On December 3, 1999, the call crackled in to the men of the Worchester, Massachusetts, Fire Department: a three-alarm warehouse blaze in a six-story windowless colossus of brick and mortar. Firefighters love the excitement of a "triple". But this was a different beast. Rollovers, flash-overs, back drafts - this one had it all. Once inside, they found themselves trapped in a snarling furnace of blazing orange heat as hot as a crematorium, with smoke so black and predatory they had to feel for their partners next to them. Swallowed deep in the building, with no way out, they struggled to survive an ill-fated ordeal that would push them to the very limits of loyalty and courage.
What happened next, and how their lives and community were changed forever, offers an unprecedented look at these heroic men whose job it is to rush into burning buildings when everyone else just wants out.
Audie Award Winner, Nonfiction (Unabridged), 2003 "[Among] books appearing this year about fires and firefighting...the best of the lot is Sean Flynn's 3000 Degrees." (Newsweek)
"Gripping prose...With confident, deft description, Flynn brings to life this 3000-degree catastrophe with a crackling intensity." (Publishers Weekly)
"Christopher Walker captures that tragic day with a dramatic ending that focuses on the emotions of the people involved - the firefighters and their families waiting for word at home. He gives human perspective to this multifaceted view of one of the worst tragedies in firefighting history." (AudioFile)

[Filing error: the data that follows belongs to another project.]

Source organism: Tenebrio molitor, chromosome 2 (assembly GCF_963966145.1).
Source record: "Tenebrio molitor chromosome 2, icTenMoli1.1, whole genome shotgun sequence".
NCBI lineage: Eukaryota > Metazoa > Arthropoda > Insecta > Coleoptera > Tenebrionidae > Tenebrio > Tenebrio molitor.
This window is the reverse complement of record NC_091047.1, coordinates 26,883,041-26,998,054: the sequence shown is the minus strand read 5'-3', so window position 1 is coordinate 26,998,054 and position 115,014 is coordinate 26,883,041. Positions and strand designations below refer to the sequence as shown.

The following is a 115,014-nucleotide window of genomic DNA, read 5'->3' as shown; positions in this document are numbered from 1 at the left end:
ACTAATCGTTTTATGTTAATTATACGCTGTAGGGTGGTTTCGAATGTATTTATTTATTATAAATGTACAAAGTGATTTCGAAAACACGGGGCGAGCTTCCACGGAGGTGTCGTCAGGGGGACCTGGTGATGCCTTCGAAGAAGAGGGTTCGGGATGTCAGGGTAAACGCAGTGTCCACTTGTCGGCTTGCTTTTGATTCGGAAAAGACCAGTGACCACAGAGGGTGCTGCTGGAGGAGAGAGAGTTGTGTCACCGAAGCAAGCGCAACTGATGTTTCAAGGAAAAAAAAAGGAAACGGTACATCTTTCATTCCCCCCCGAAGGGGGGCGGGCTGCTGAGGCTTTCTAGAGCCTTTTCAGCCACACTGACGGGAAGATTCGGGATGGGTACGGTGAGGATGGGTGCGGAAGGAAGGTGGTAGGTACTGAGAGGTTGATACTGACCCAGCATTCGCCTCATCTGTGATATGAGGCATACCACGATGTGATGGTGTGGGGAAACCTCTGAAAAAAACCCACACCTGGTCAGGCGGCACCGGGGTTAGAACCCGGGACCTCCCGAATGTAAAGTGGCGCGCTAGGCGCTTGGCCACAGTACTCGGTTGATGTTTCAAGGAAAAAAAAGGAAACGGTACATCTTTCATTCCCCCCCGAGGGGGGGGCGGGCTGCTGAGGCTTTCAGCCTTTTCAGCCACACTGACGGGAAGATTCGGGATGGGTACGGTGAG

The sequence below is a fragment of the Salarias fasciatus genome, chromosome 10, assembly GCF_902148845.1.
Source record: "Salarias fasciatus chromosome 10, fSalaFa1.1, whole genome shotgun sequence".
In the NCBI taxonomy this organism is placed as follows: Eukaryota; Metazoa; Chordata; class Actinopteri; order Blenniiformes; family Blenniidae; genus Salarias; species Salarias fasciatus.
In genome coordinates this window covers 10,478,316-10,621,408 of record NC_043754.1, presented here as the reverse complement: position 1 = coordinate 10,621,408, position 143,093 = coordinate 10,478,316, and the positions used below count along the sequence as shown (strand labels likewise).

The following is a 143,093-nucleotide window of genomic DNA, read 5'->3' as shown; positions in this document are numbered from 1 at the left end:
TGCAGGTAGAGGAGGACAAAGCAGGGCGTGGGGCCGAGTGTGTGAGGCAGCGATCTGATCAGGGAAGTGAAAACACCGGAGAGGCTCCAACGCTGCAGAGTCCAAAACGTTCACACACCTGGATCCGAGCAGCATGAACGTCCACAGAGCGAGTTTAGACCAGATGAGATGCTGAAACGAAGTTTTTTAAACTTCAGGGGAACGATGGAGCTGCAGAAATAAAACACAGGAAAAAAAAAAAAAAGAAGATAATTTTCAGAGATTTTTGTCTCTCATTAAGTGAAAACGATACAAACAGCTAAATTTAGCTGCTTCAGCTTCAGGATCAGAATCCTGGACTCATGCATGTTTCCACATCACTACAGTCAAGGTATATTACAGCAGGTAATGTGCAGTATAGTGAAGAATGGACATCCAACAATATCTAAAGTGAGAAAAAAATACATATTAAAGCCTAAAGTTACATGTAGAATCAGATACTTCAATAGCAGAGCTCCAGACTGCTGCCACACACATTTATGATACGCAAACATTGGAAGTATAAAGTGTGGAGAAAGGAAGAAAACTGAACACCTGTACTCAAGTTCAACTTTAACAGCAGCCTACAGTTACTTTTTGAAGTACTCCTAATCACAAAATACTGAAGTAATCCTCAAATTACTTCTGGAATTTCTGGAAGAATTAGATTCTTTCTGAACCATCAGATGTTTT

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It is, not, about the fire. It is, at best, a documentary about how the death of six firefighters affected their relatives. I would be more interested if they spent less time on 'character development' more about the fire. Either way, I don't see any potential for this book to became a "4 or 5-star listening experience' for me. Since it was a documentary, more of a description of the building before the fire would have been nice. Instead we get 'rooms.' The "documentary" is incomplete because the book failed to say what the outcome was for the arsonists.
The narration was fine.
I get this book expecting it to be about firefighting and experiences. Not about the survivors. Not that the survivors don't have a story, they do, but that's not what this book was described as being about. I was particularly interested in this fire.
The writing was sloppy. It's probably not accurate to say that everyone who made calls to the survivor's families said, "There's a really big fire." Poor research or lack of knowledge: crampons are on your feet, you don't hang from them. There is no relation between firefighting and rock climbing. It isn't even analogous.
- Doc Holliday "Retired, living in Montana, enjoying the good life. Favorites: CJ Box; Carl Hiassen and historical non-fiction—Modern European History"